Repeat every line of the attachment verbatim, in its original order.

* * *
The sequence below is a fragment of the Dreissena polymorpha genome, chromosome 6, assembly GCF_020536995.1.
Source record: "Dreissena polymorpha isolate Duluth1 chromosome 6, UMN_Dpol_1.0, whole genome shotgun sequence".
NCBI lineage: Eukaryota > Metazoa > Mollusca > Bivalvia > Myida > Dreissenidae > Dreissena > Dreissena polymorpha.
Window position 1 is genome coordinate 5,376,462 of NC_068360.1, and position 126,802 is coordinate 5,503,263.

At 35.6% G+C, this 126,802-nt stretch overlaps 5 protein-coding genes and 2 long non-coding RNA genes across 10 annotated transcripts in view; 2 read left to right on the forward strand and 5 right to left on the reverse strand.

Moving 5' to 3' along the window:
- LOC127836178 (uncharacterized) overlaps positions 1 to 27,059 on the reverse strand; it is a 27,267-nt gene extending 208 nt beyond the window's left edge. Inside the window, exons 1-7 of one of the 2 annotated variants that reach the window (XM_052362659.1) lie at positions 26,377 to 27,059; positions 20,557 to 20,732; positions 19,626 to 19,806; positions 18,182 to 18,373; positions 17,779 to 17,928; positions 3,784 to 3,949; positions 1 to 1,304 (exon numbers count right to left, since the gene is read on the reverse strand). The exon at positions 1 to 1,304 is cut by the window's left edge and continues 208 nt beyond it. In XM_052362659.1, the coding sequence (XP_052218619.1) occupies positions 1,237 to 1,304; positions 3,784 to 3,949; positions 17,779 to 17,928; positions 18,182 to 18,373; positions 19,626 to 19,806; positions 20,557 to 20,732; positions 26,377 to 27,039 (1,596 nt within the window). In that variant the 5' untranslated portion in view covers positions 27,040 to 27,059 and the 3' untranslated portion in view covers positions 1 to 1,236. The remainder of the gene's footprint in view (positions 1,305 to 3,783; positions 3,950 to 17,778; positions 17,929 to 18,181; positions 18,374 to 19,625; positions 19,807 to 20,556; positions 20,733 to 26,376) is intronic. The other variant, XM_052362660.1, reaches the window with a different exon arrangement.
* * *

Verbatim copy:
The sequence below is a fragment of the Dreissena polymorpha genome, chromosome 6, assembly GCF_020536995.1.
Source record: "Dreissena polymorpha isolate Duluth1 chromosome 6, UMN_Dpol_1.0, whole genome shotgun sequence".
NCBI lineage: Eukaryota > Metazoa > Mollusca > Bivalvia > Myida > Dreissenidae > Dreissena > Dreissena polymorpha.
Window position 1 is genome coordinate 5,376,462 of NC_068360.1, and position 126,802 is coordinate 5,503,263.

At 35.6% G+C, this 126,802-nt stretch overlaps 5 protein-coding genes and 2 long non-coding RNA genes across 10 annotated transcripts in view; 2 read left to right on the forward strand and 5 right to left on the reverse strand.

Moving 5' to 3' along the window:
- LOC127836178 (uncharacterized) overlaps positions 1 to 27,059 on the reverse strand; it is a 27,267-nt gene extending 208 nt beyond the window's left edge. Inside the window, exons 1-7 of one of the 2 annotated variants that reach the window (XM_052362659.1) lie at positions 26,377 to 27,059; positions 20,557 to 20,732; positions 19,626 to 19,806; positions 18,182 to 18,373; positions 17,779 to 17,928; positions 3,784 to 3,949; positions 1 to 1,304 (exon numbers count right to left, since the gene is read on the reverse strand). The exon at positions 1 to 1,304 is cut by the window's left edge and continues 208 nt beyond it. In XM_052362659.1, the coding sequence (XP_052218619.1) occupies positions 1,237 to 1,304; positions 3,784 to 3,949; positions 17,779 to 17,928; positions 18,182 to 18,373; positions 19,626 to 19,806; positions 20,557 to 20,732; positions 26,377 to 27,039 (1,596 nt within the window). In that variant the 5' untranslated portion in view covers positions 27,040 to 27,059 and the 3' untranslated portion in view covers positions 1 to 1,236. The remainder of the gene's footprint in view (positions 1,305 to 3,783; positions 3,950 to 17,778; positions 17,929 to 18,181; positions 18,374 to 19,625; positions 19,807 to 20,556; positions 20,733 to 26,376) is intronic. The other variant, XM_052362660.1, reaches the window with a different exon arrangement.